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UK inquiry into DRM and the law

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The All Party Parliamentary Internet Group (APIG) is to hold a public inquiry into the issues surrounding Digital Rights Management (DRM), including the degree of protection needed for both copyright holders and consumers.

DRM software is designed to protect copyright in material such as music, films or software that is stored or transmitted digitally. It works by encrypting the content and managing how that content is used.

The policy debate around DRM is often cast as an argument between publishers of software, music and movies, anxious to prevent revenue loss from illegal duplication; and consumers, who fear they may lose existing rights to freely enjoy what they have purchased and to pass it on to others when they have finished with it.

The issue has hit the headlines recently as music giant Sony BMG has come under fire for selling CDs that install allegedly dangerous copy-control software on user’s PCs. The firm has now temporarily ceased production of the CDs.

However, to portray the issues surrounding DRM as merely a consumer versus publisher debate is misleading, said APIG today.

APIG exists to provide a discussion forum between new media industries and Parliamentarians for the mutual benefit of both parties. It informs Parliamentary debate through meetings, informal receptions and reports.

It points to wider applications of DRM in, for example, allowing individuals to buy the right to read a book just once, or pay a fraction of a penny every time they play a song. This allows publishers greater flexibility in the services they offer and leads to increased consumer choice, says the Parliamentary Group.

“DRM systems bring threats and opportunities to both publishers and consumers,” said APIG Chairman Derek Wyatt MP. “This inquiry will seek to establish how consumers, artists and the distribution companies should be protected in a continually evolving market place.”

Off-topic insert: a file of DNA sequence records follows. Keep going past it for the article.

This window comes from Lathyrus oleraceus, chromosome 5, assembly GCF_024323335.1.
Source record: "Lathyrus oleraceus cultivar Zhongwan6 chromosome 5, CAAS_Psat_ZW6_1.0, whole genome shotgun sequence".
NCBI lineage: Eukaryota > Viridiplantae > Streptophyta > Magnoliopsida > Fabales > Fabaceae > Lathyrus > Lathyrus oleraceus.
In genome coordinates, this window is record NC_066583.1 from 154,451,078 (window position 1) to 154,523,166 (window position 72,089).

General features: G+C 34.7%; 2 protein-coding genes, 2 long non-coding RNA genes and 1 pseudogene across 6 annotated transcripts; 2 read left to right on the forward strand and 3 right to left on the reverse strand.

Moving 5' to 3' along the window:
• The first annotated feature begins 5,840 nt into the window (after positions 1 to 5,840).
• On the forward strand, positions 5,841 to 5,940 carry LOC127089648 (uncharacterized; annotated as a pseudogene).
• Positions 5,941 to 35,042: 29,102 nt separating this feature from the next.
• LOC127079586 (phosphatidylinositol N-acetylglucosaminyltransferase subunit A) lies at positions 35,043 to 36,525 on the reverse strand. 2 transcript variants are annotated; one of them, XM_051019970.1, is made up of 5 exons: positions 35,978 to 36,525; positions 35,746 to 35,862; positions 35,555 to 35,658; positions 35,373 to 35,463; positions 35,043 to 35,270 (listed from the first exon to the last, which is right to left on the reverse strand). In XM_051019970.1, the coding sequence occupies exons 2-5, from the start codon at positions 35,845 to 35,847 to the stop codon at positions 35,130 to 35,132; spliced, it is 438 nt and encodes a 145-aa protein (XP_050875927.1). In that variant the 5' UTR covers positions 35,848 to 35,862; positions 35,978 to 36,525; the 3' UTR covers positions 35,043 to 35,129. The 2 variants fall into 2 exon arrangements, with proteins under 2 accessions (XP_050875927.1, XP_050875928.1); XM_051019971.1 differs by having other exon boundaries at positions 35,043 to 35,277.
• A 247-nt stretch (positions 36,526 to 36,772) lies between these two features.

The inquiry will focus on:

  • Whether DRM distorts traditional tradeoffs in copyright law;
  • Whether new types of content sharing license (such as Creative Commons or Copyleft) need legislation changes to be effective;
  • How copyright deposit libraries should deal with DRM issues;
  • How consumers should be protected when DRM systems are discontinued;
  • To what extent DRM systems should be forced to make exceptions for the partially sighted and people with other disabilities;
  • What legal protections DRM systems should have from those who wish to circumvent them;
  • Whether DRM systems can have unintended consequences on computer functionality;
  • The role of the UK Parliament in influencing the global agenda for this type of technical issue.

APIG requires written evidence from interested parties by 21st December 2005.

Copyright © 2005, OUT-LAW.com

OUT-LAW.COM is part of international law firm Pinsent Masons.

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